Home / World News / Marjorie Tallchief, Acclaimed Ballerina, Is Dead at 95

Marjorie Tallchief, Acclaimed Ballerina, Is Dead at 95

Marjorie Tallchief, an American ballerina who became an acclaimed international star with major companies in France and the United States in the 1950s, died on Nov. 30 at her home in Delray Beach, Fla. She was 95.

Her death was confirmed by her granddaughter Nathalie Skibine.

Ms. Tallchief was often identified by critics and reference books as the younger sister of Maria Tallchief, one of George Balanchine’s leading ballerinas in New York City Ballet. But she had her own distinct identity as a versatile dancer who excelled in diverse ballets, from the 19th-century classics and Balanchine’s works to the experimental dances with a poetic tinge that were fashionable in France, where she danced with two companies in the 1940s and 1950s.

From 1957 to 1962, she danced with the Paris Opera Ballet, which invited her to join as a regular principal when her husband, George Skibine, joined as ballet director and choreographer.

Although the Tallchief sisters pursued independent careers in separate companies, they remained close, and they both publicly proclaimed pride in their Native American heritage as members of the Osage Nation. The State of Oklahoma honored them with several official tributes over the years.

Although Maria was more familiar to American audiences because of her connection to New York City Ballet, Marjorie danced early in her career with Ballet Theater (which later became American Ballet Theater) and regularly appeared in New York for a decade, from 1947 to 1956, with the visiting Grand Ballet du Marquis de Cuevas from France and Monaco.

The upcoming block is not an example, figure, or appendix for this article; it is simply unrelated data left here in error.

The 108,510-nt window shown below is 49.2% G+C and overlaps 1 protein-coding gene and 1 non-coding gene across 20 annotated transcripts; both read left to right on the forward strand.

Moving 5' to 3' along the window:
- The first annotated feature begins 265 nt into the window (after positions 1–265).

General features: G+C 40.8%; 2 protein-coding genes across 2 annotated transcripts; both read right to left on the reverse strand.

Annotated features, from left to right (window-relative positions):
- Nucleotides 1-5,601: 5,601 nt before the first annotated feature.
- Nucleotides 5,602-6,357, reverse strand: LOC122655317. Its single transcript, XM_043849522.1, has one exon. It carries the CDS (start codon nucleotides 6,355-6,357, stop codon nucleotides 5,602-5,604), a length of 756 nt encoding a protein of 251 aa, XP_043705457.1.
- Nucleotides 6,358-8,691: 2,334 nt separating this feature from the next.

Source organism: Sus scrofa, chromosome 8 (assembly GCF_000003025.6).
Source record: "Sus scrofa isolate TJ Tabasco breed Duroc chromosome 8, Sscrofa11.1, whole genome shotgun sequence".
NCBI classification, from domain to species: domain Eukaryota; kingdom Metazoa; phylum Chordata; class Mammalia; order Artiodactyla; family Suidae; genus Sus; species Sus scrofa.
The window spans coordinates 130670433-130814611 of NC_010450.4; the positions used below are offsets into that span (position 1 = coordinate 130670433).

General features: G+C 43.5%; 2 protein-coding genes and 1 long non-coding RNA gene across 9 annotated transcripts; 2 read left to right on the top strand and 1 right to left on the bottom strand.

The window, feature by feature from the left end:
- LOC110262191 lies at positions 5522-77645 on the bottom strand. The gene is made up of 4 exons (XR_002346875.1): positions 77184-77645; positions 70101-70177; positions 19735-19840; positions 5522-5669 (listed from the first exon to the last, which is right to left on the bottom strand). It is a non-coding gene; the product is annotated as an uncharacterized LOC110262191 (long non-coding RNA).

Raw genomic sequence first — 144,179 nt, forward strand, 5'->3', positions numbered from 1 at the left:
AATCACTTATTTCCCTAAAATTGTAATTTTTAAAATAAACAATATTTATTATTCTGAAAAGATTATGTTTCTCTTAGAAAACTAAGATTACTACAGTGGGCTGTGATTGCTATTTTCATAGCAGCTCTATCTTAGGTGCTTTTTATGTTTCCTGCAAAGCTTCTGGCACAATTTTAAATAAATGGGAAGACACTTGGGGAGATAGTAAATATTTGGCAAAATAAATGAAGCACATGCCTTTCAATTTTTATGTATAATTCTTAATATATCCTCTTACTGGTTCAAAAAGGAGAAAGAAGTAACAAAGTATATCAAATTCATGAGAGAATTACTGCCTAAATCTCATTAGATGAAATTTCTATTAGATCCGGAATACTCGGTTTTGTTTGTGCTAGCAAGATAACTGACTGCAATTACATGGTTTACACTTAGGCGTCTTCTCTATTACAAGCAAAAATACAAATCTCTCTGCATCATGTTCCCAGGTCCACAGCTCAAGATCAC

The French critic Irène Lidova summed her up in a 1950 appraisal as “a brilliant, dynamic dancer with a svelte and flexible body,” adding, “Through her quasi-acrobatic virtuosity, she embodies the perfect dancer for our time.”

The New York Times dance critic John Martin also noted that streamlined quality when the Cuevas company revived Bronislava Nijinska’s famous avant-garde ballet, “Le Train Bleu,” that year. Singling out Ms. Tallchief’s performance as an androgynous young woman in blue, he wrote, “She makes the girl in the tunic a stunning figure,” adding that she also maintained “the sharp, clean style of the choreography’s design.”

In later years, Ms. Tallchief appeared as a guest ballerina with Ruth Page’s Chicago Opera Ballet and the Harkness Ballet.

Marjorie Louise Tall Chief was born on Oct. 19, 1926, 21 months after her sister, in Denver, where her parents were on a brief vacation. (She and her sister joined their surnames when they began dancing professionally.)

Their father, Alexander Joseph Tall Chief, a member of the Osage Nation, lived off his share of the oil revenues that had been negotiated with the federal government after oil was discovered on the Osage reservation in Fairfax, Okla. Their mother, Ruth (Porter) Tall Chief, a homemaker of Scottish-Irish descent, encouraged the girls to study ballet and moved the family to Beverly Hills, Calif., in search of more professional ballet teachers.

Thanks to their oil revenue wealth, the family lived an affluent life. The girls studied ballet with two well-known teachers: Ernest Belcher; and David Lichine, the choreographer and dancer married to one of Balanchine’s original “baby ballerinas,” Tatiana Riabouchinska. Their greatest teacher was Ms. Nijinska, Vaslav Nijinsky’s sister and herself a celebrated choreographer and dancer in Serge Diaghilev’s Ballets Russes.

As the critic Jack Anderson recalled recently, Ms. Nijinska told him in California that she advised the sisters never to dance in the same company “because each would cancel the other out.”

Maria Tallchief died in 2013. Majorie Tallchief is survived by her sons, Alexander and George Skibine, and four grandchildren.

About brandsauthority

Check Also

Newcrest Mining reportedly in buyout talks with North American company

A major global gold producer is believed to be eyeing Newcrest Mining, which has reportedly …

%d bloggers like this: